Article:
Healthdirect Free Australian health advice you can count on.

Medical problem? Call 1800 022 222. If you need urgent medical help, call triple zero immediately

healthdirect Australia is a free service where you can talk to a nurse or doctor who can help you know what to do.

beginning of content

Neutropenia

2-minute read

Neutropenia is a condition in which there aren’t enough neutrophils, which are a type of white blood cell. This leads to increased risk of serious bacterial infections. Neutropenia is diagnosed by a blood test. The treatment depends on the cause of neutropenia and how severe it is.

What is neutropenia?

Neutropenia is not a disease. It is a condition in which there aren’t enough neutrophils.

White blood cells help fight infection, so people with neutropenia are susceptible to infections.

Neutropenia can be:

  • acute, meaning it has come on suddenly (and can also go away quickly)
  • chronic, meaning it has been there for a long time
  • cyclic, which means it comes and goes

Febrile neutropenia is generally a complication of cancer treatment. It occurs when you have a temperature of 38°C or higher, alongside other signs of infection, such as shivers, shakes and feeling unwell while you have neutropenia. It is a life-threatening condition requiring immediate medical attention.

What causes neutropenia?

There are many causes of neutropenia.

Some people have neutropenia from birth — this is known as congenital neutropenia.

It can come on after an infection from a bacteria or fungus, after taking certain medications, due to an allergic disorder, due to an enlarged spleen or because of problems with the immune system.

One common cause of neutropenia is cancer treatment, such as chemotherapy. The chemotherapy kills the white cells while it is attacking the cancer cells. This leaves people on chemotherapy vulnerable to infections.

Neutropenia symptoms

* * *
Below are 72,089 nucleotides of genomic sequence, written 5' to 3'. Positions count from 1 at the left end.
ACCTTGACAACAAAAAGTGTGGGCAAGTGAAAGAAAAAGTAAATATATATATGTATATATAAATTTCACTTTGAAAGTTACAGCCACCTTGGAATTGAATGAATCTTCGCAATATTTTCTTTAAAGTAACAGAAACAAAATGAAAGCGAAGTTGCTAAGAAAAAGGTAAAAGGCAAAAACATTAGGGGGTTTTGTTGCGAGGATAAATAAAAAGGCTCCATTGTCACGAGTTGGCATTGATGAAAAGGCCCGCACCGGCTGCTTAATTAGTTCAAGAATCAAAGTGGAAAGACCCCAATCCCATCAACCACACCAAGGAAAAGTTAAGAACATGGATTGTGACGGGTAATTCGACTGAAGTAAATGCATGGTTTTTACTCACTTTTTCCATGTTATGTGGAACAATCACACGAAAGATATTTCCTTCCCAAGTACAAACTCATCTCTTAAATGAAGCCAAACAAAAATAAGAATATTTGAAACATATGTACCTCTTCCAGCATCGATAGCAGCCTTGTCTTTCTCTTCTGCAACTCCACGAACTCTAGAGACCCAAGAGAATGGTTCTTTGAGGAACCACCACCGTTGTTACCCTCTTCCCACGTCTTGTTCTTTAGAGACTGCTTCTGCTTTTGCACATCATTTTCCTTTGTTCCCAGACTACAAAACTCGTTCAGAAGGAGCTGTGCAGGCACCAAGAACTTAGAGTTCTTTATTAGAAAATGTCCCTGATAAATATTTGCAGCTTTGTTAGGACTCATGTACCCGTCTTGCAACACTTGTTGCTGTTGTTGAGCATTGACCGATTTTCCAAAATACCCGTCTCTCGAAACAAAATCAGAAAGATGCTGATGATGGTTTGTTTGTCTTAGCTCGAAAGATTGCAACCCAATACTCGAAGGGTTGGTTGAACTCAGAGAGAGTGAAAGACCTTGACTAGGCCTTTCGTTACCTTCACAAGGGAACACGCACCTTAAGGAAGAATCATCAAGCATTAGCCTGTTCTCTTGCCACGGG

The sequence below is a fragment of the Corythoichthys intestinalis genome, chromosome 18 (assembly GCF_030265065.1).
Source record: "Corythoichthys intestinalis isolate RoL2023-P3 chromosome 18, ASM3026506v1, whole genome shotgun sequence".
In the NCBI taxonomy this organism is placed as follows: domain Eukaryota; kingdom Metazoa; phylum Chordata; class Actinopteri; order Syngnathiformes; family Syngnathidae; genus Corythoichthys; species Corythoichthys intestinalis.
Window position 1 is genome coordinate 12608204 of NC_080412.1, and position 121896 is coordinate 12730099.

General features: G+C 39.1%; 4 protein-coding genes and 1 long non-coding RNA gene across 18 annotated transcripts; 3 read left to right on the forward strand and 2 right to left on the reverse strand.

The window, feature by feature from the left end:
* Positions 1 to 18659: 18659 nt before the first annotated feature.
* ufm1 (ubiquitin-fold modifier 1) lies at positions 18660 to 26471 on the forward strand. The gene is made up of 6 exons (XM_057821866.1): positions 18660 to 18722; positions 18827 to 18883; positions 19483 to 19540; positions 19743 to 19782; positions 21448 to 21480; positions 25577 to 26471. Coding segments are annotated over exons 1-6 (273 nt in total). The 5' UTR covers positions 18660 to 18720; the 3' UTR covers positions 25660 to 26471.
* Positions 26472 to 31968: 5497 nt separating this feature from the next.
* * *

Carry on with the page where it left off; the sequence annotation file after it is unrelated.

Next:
If you have neutropenia, you might have no symptoms at all.

Some people get bacterial infections on different parts of the body like their skin, mouth area and gums, sinuses or internal organs such as their lungs.

If you have neutropenia and have a fever, you should see your doctor immediately or go to the nearest emergency department.

Neutropenia diagnosis and treatment

Neutropenia is diagnosed by a blood test. Other tests such as a bone marrow test might be needed to find out the cause.

The treatment will depend on the cause of the neutropenia, and how severe it is.

If you have neutropenia, you should try to protect yourself against getting infections. You can do this by:

  • washing your hands regularly
  • avoiding large crowds
  • staying away from people who are sick
  • not sharing drinking glasses, cutlery or toothbrushes with anyone
  • cleaning any scratches or scrapes carefully
  • wearing gloves and shoes when gardening
  • avoiding pet or animal poo
  • eating well and getting enough sleep

If you think you might have an infection, see you doctor quickly or go to the nearest emergency department.

Learn more here about the development and quality assurance of healthdirect content.

Last reviewed: April 2020


Back To Top

Need more information?

These trusted information partners have more on this topic.

Top results

Neutropenia | HealthEngine Blog

Neutropenia is a blood condition characterised by low concentration of neutrophils. These are a type of white blood cell which fight infection.

Read more on HealthEngine website

What is blood? - Leukaemia Foundation

What is blood? Listen Blood is a specialised body fluid made up of red blood cells, white blood cells, platelets and plasma

Read more on Leukaemia Foundation website

Healthdirect 24hr 7 days a week hotline

24 hour health advice you can count on

1800 022 222

Government Accredited with over 140 information partners

We are a government-funded service, providing quality, approved health information and advice

Australian Government, health department logo ACT Government logo New South Wales government, health department logo Northen Territory Government logo Government of South Australia, health department logo Tasmanian government logo Government of Western Australia, health department logo